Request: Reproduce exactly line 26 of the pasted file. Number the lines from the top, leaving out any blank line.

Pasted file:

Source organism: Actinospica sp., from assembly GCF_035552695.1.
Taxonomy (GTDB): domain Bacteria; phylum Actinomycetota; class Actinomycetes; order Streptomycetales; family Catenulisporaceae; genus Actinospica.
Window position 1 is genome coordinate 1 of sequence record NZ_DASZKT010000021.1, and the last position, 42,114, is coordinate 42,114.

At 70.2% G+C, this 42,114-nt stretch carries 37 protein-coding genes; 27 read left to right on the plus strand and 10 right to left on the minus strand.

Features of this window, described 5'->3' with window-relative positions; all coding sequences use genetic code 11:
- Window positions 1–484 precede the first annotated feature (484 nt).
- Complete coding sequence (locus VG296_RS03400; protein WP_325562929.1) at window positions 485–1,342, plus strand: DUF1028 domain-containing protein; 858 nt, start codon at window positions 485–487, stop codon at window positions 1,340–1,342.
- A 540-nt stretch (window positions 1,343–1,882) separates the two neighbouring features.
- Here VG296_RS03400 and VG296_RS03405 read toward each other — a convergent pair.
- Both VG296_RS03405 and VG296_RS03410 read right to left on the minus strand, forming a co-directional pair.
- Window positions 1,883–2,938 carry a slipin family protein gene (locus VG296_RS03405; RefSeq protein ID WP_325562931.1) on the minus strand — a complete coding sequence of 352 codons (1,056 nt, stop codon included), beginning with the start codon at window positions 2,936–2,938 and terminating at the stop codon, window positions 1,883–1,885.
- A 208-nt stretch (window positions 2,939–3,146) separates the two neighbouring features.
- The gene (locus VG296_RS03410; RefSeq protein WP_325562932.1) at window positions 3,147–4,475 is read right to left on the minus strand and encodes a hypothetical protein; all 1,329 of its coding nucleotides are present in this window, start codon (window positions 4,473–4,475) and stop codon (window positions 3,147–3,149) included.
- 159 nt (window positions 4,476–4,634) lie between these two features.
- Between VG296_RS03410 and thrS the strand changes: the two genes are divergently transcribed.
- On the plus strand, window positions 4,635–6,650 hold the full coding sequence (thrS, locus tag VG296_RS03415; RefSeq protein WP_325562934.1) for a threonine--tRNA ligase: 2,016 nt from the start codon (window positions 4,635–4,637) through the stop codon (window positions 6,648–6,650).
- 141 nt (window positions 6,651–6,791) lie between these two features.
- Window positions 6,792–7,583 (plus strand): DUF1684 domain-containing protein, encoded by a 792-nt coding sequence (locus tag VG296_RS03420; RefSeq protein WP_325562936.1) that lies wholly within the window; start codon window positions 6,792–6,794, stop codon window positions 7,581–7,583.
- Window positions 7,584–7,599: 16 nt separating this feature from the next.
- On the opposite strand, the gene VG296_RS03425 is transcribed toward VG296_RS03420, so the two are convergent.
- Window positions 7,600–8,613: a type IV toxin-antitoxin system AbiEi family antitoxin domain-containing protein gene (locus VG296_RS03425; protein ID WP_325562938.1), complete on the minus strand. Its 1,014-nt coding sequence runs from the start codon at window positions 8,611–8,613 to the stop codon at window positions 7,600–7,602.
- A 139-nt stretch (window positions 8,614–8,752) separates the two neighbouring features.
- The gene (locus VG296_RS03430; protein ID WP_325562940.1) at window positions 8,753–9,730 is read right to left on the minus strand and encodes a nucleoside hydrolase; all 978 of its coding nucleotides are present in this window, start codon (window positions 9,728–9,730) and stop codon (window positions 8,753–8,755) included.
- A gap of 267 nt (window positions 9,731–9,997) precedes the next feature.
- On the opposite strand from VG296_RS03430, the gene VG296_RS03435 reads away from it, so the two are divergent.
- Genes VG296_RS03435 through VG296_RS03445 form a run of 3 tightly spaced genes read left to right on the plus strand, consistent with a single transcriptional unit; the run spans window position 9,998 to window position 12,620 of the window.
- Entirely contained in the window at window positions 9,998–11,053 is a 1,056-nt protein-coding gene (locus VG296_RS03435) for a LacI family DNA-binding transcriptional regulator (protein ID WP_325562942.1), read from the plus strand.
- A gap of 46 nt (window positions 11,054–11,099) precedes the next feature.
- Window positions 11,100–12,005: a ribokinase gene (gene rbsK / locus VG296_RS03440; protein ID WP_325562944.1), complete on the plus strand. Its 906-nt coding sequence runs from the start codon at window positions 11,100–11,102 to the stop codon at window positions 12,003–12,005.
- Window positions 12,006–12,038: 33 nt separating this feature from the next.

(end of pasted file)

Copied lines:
- Genes VG296_RS03435 through VG296_RS03445 form a run of 3 tightly spaced genes read left to right on the plus strand, consistent with a single transcriptional unit; the run spans window position 9,998 to window position 12,620 of the window.